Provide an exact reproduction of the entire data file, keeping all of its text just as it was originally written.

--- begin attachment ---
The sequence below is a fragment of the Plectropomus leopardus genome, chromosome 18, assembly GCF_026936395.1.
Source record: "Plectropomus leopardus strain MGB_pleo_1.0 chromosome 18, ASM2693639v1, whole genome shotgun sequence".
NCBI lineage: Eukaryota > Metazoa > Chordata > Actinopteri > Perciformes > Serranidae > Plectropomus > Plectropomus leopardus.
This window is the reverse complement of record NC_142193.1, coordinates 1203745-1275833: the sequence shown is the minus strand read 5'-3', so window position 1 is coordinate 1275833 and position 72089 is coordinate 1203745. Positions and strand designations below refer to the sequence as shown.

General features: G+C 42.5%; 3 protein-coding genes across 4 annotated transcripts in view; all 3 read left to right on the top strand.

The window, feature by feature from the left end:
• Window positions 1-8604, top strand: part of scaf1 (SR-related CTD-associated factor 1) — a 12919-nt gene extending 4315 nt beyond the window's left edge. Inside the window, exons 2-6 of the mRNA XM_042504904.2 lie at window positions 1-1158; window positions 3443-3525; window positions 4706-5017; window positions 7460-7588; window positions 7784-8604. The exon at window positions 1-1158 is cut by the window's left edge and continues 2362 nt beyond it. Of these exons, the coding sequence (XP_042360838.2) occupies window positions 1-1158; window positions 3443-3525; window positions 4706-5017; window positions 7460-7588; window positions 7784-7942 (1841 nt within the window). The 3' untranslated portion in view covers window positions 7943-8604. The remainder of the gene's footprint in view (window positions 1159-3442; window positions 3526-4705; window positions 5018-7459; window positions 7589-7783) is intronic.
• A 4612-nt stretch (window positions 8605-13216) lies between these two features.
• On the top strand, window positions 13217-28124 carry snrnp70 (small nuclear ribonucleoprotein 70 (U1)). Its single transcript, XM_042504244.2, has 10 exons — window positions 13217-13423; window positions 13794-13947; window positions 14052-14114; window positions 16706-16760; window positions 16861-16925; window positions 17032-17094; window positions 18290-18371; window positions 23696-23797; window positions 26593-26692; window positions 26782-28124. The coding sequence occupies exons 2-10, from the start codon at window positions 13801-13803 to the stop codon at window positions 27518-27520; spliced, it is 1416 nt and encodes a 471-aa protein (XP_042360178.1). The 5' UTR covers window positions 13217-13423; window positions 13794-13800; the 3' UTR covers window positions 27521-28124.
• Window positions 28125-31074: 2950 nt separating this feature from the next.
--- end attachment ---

The sequence below is a fragment of the Plectropomus leopardus genome, chromosome 18, assembly GCF_026936395.1.
Source record: "Plectropomus leopardus strain MGB_pleo_1.0 chromosome 18, ASM2693639v1, whole genome shotgun sequence".
NCBI lineage: Eukaryota > Metazoa > Chordata > Actinopteri > Perciformes > Serranidae > Plectropomus > Plectropomus leopardus.
This window is the reverse complement of record NC_142193.1, coordinates 1203745-1275833: the sequence shown is the minus strand read 5'-3', so window position 1 is coordinate 1275833 and position 72089 is coordinate 1203745. Positions and strand designations below refer to the sequence as shown.

General features: G+C 42.5%; 3 protein-coding genes across 4 annotated transcripts in view; all 3 read left to right on the top strand.

The window, feature by feature from the left end:
• Window positions 1-8604, top strand: part of scaf1 (SR-related CTD-associated factor 1) — a 12919-nt gene extending 4315 nt beyond the window's left edge. Inside the window, exons 2-6 of the mRNA XM_042504904.2 lie at window positions 1-1158; window positions 3443-3525; window positions 4706-5017; window positions 7460-7588; window positions 7784-8604. The exon at window positions 1-1158 is cut by the window's left edge and continues 2362 nt beyond it. Of these exons, the coding sequence (XP_042360838.2) occupies window positions 1-1158; window positions 3443-3525; window positions 4706-5017; window positions 7460-7588; window positions 7784-7942 (1841 nt within the window). The 3' untranslated portion in view covers window positions 7943-8604. The remainder of the gene's footprint in view (window positions 1159-3442; window positions 3526-4705; window positions 5018-7459; window positions 7589-7783) is intronic.
• A 4612-nt stretch (window positions 8605-13216) lies between these two features.
• On the top strand, window positions 13217-28124 carry snrnp70 (small nuclear ribonucleoprotein 70 (U1)). Its single transcript, XM_042504244.2, has 10 exons — window positions 13217-13423; window positions 13794-13947; window positions 14052-14114; window positions 16706-16760; window positions 16861-16925; window positions 17032-17094; window positions 18290-18371; window positions 23696-23797; window positions 26593-26692; window positions 26782-28124. The coding sequence occupies exons 2-10, from the start codon at window positions 13801-13803 to the stop codon at window positions 27518-27520; spliced, it is 1416 nt and encodes a 471-aa protein (XP_042360178.1). The 5' UTR covers window positions 13217-13423; window positions 13794-13800; the 3' UTR covers window positions 27521-28124.
• Window positions 28125-31074: 2950 nt separating this feature from the next.